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Rare Disease Drug Development & Commercialization Learnings, Opportunities & Debates at World Orphan Drug Congress USA 2022

Jenna Riffell, PhD
Managing Partner
Brett Larson
Vice President

The Kx team attended the World Orphan Drug Congress (WODC) in Boston, MA last week and came away energized from three days of sharing ideas, inspirational stories, and panel discussions. This event brings together the full range of stakeholders who drive and support orphan drug development, regulatory approval, treatment delivery, and patient/caregiver support services. Here we discuss a few themes we heard across meetings and presentations:

Capturing the full market potential for a new orphan drug is a challenge; diagnosis and treatment gaps add to the unmet needs a new treatment needs to address

Repeatedly, newly approved treatments for rare diseases with a strong clinical profile (i.e., safe and effective) have not achieved the degree of adoption forecasted pre-launch. Why? With humility, drug developers acknowledged their own shortcomings in not building a comprehensive ecosystem of care for target patients, their caregivers, HCPs, and payers.

Unfortunately, there is no universal go-to-market (GTM) playbook for launching a treatment in an orphan indication; however, key questions to ask when GTM planning in rare diseases in have become clear:

  • What is the daily reality and emotional state of patients and caregivers?
  • What breakpoints exist in the patient journey, and how can we address those?
  • How can barriers to delivery be mitigated through just-in-time delivery infrastructure and treatment sites creation for gene therapies?
  • How should value be measured (to ensure access and coverage continuation)?

The term “beyond the pill” is still a popular idea, but there is a need to define what that means for meeting the needs of different patient, HCP, and payer populations. By establishing trusting, longitudinal relationships with the patients, caregivers, and HCPs they strive to serve, drug developers are successfully building tailored, comprehensive GTM strategies today for the next wave of orphan drug launches, building the foundation for “beyond the pill” to be more than a catchphrase.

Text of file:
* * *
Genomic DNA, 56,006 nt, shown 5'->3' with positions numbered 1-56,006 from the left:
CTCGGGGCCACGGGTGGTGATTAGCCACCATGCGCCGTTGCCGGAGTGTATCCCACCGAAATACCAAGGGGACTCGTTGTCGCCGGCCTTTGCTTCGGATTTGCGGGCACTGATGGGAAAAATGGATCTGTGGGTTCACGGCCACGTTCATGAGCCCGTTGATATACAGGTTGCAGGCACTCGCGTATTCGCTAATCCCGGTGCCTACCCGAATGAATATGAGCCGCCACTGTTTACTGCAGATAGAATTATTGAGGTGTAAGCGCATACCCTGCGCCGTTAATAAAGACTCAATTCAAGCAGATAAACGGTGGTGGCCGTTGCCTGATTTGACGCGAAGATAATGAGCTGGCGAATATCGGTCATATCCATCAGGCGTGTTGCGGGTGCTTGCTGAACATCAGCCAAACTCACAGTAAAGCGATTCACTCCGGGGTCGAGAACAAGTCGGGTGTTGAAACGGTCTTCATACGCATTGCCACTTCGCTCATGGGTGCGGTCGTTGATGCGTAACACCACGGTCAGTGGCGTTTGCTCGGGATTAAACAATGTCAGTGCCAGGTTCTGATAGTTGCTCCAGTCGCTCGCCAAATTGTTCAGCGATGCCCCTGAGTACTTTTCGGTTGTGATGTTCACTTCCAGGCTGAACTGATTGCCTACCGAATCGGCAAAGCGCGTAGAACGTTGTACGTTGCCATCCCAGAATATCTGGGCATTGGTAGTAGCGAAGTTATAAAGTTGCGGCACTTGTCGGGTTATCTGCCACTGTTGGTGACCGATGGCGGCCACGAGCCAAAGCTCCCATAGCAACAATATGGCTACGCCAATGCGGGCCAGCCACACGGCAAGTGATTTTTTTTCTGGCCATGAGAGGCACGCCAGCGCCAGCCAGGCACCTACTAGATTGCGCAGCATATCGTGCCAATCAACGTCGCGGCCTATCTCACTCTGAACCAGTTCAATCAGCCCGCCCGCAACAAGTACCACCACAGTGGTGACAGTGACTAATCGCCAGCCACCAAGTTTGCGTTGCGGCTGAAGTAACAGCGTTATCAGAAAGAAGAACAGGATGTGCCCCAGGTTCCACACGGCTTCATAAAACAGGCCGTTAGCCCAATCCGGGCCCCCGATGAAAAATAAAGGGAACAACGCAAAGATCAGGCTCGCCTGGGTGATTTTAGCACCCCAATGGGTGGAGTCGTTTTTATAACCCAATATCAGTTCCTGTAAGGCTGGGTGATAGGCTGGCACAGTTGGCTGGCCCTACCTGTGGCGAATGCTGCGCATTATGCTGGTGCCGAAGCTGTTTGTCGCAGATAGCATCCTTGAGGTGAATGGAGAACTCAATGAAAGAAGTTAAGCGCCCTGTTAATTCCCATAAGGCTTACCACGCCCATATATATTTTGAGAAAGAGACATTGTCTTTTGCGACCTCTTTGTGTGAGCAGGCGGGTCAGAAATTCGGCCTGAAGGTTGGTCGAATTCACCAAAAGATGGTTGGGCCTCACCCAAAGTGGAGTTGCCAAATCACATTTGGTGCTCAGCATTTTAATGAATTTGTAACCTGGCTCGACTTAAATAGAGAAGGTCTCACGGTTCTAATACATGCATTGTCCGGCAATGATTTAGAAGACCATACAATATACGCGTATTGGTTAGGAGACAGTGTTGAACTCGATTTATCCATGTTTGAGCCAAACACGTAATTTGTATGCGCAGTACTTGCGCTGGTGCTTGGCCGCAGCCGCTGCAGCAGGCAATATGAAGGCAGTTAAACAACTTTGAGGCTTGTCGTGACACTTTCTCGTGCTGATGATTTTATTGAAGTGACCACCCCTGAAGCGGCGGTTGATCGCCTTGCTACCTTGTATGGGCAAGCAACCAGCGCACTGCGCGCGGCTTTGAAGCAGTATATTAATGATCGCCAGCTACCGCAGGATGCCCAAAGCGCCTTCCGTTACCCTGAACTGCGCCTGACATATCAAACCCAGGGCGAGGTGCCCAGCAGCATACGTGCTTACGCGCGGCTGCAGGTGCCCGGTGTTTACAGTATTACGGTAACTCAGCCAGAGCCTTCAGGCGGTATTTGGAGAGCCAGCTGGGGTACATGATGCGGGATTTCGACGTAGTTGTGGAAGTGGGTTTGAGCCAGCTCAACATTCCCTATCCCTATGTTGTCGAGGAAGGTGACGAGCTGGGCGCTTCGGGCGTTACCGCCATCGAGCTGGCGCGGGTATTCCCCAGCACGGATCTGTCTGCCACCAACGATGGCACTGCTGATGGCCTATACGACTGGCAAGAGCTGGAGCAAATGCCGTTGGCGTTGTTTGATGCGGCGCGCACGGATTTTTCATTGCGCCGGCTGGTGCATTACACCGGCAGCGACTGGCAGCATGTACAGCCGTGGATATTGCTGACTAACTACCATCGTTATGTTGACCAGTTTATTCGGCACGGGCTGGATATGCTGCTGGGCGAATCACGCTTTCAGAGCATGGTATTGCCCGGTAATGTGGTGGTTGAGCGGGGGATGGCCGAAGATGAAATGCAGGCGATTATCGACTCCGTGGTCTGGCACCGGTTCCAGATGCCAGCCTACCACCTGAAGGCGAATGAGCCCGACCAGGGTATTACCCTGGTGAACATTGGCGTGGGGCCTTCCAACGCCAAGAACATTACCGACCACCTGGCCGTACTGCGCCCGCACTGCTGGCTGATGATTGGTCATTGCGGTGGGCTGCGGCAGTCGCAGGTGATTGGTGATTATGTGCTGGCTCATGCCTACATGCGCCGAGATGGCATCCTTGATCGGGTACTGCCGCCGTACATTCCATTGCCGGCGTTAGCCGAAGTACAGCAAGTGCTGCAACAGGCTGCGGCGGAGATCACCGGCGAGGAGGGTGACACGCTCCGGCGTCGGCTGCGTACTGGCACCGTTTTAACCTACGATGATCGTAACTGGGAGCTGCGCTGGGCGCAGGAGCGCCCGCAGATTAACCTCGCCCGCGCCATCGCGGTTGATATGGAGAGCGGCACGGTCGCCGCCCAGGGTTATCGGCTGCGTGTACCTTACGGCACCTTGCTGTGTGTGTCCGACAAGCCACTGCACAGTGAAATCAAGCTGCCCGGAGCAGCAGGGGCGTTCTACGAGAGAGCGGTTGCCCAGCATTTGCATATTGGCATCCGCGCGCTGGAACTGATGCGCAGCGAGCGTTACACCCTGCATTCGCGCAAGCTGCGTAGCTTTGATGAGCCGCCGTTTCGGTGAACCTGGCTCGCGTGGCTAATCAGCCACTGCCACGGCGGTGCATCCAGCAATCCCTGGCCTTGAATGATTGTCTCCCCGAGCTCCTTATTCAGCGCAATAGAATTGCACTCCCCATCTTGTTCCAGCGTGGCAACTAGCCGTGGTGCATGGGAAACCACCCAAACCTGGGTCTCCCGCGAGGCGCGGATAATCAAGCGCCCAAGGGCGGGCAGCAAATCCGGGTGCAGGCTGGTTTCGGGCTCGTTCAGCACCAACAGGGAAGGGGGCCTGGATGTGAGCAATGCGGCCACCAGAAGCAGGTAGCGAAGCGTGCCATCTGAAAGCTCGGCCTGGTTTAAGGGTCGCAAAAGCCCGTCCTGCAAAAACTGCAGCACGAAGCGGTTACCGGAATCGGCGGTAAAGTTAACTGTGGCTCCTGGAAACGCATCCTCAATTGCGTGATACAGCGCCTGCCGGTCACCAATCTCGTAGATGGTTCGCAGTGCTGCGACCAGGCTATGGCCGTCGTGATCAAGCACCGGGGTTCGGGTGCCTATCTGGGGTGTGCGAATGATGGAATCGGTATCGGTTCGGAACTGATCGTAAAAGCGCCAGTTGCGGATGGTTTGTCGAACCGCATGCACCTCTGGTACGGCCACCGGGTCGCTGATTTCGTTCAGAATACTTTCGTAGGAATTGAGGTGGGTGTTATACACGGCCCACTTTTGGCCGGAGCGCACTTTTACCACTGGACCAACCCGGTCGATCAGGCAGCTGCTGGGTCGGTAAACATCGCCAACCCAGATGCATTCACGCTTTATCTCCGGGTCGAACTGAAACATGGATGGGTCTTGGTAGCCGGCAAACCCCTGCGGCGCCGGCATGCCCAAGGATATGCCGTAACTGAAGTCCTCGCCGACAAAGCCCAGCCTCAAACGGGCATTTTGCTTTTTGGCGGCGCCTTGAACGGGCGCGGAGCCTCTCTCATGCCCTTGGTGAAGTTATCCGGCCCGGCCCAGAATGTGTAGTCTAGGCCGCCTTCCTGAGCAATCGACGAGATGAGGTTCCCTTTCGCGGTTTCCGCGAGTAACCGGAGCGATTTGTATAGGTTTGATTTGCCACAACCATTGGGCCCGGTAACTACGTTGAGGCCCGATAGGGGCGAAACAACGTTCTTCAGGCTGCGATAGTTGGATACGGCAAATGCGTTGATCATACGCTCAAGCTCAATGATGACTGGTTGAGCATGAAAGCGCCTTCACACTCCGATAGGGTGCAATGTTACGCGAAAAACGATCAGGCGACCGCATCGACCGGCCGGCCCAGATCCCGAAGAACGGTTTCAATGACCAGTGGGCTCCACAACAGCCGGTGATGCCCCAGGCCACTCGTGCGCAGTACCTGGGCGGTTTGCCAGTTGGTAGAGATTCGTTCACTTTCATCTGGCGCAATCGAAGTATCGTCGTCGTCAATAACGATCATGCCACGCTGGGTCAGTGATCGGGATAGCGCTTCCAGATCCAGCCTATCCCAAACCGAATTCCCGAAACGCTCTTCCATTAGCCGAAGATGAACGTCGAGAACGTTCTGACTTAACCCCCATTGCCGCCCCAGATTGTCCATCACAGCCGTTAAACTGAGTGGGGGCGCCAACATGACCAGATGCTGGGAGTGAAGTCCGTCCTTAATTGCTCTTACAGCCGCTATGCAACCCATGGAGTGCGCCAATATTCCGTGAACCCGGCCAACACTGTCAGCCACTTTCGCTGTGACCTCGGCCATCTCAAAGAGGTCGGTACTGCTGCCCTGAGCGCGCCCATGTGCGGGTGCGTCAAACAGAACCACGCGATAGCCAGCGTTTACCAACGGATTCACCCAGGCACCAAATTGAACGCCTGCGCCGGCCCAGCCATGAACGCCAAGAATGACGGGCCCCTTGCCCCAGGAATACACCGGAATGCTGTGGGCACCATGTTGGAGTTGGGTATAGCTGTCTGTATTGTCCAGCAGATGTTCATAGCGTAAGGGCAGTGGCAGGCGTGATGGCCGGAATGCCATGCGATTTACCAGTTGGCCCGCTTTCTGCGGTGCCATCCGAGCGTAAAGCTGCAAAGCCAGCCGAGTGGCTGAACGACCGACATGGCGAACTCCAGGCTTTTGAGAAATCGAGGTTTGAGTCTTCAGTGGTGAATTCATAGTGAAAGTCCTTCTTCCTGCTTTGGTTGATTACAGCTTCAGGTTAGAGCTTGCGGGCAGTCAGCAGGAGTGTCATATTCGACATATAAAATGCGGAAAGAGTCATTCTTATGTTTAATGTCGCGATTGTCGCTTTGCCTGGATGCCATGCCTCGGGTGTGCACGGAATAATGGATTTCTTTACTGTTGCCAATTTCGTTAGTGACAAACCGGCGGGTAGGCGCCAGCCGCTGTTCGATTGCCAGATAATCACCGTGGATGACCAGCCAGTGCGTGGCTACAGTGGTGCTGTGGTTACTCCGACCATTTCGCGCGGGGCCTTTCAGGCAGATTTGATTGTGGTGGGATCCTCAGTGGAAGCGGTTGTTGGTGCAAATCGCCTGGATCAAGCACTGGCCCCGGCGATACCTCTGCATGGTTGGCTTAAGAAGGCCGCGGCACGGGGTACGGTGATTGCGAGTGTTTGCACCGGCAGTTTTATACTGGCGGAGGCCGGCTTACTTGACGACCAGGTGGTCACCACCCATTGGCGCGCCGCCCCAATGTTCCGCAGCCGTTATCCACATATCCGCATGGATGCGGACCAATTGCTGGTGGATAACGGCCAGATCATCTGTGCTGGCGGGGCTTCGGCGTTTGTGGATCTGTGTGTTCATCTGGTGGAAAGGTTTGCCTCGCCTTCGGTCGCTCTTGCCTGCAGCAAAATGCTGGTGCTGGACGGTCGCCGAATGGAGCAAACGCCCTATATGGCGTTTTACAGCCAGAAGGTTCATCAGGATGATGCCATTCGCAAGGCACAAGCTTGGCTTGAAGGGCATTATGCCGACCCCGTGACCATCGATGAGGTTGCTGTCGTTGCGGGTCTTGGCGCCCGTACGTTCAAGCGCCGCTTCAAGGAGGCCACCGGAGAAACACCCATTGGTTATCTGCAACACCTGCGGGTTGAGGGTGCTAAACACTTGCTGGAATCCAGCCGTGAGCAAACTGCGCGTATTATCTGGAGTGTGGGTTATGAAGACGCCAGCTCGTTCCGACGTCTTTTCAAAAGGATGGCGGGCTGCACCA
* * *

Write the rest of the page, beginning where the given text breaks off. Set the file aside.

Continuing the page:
Value differentiation is best achieved through focus on simple, straightforward clinical endpoints

For over a decade, rare disease treatments have seen greater flexibility from regulators on primary endpoint designations than treatments for more prevalent indications; however, we consistently heard that leniency in clinical trial design may fade. Until now, drug developers could drive endpoints selection based on early trial results and carry these through to regulatory approval reviews. As noted by Simone Boselli, Public Affairs Director, EURODIS, during one of the panel discussions, too often today these endpoints are abandoned post-approval given challenges with continued tracking in real-world settings.

Going forward, drug developers should pursue greater prospective consideration and engagement to ascertain how regulatory bodies (FDA, EMA, health technology assessment (HTA) bodies) expect data packages to be constructed. Emphasis will be placed on using clinical endpoints that are simple to compare across studies by competing developers and straightforward to extrapolate to functional benefits for patients, as well as feasible to continue to measure in the real world as drug developers aim to build a real-world evidence base. In the future, drug developers presenting unique (rather than universally accepted) clinical endpoints may run into delays or rejections, costing time, revenue, and patient access to novel treatments.

Rare disease patients desire true partnership, including greater influence over the risk tolerance decisions and transparency on drug development setbacks

Appropriately, keynote presentation sessions often included patient advocates such as Allyson Berent, COO, GeneTx*, who shared her experience from her daughter’s Angelman Syndrome (AS) diagnosis at 6 months old. When she realized there were no approved treatments for the condition, she dedicated her time and energy to pursuing an effective treatment, ultimately becoming the Chief Science Officer of Foundation for Angelman Syndrome and co-founder of GeneTx.

(*note: GeneTx was acquired by Ultragenyx on 7/19/22)

We at Kx Advisors applaud the dedication of individuals, such as Allyson Berent, who work relentlessly to bring innovative therapies to patients. Also, we are telling her story here because her asks to industry were echoed by others at WODC:

  • Further elevate patients’ voices and requests – creating an ecosystem of care requires early and frequent patient input 
  • Consider that the risk-reward tolerance when patients are desperate for a lifeline may be different than industry’s view; many felt patients should have more influence on the calculus 
  • Increase transparency of critical feedback from the FDA to drug developers when reviewing clinical results, as patients are central to progress and deserve transparency on both advancements and setbacks; this sharing rarely occurs today, and collectively holds back innovation for the sake of competitive advantage

 

How Kx Can Help

Do you want to discuss further our takeaways from the World Orphan Drug Conference? Does your organization need to address specific challenges in rare disease asset planning and launch strategy? If so, please contact Brett Larson brett.larson@kxadvisors.com or Jenna Riffell at jenna.riffell@kxadvisors.com.

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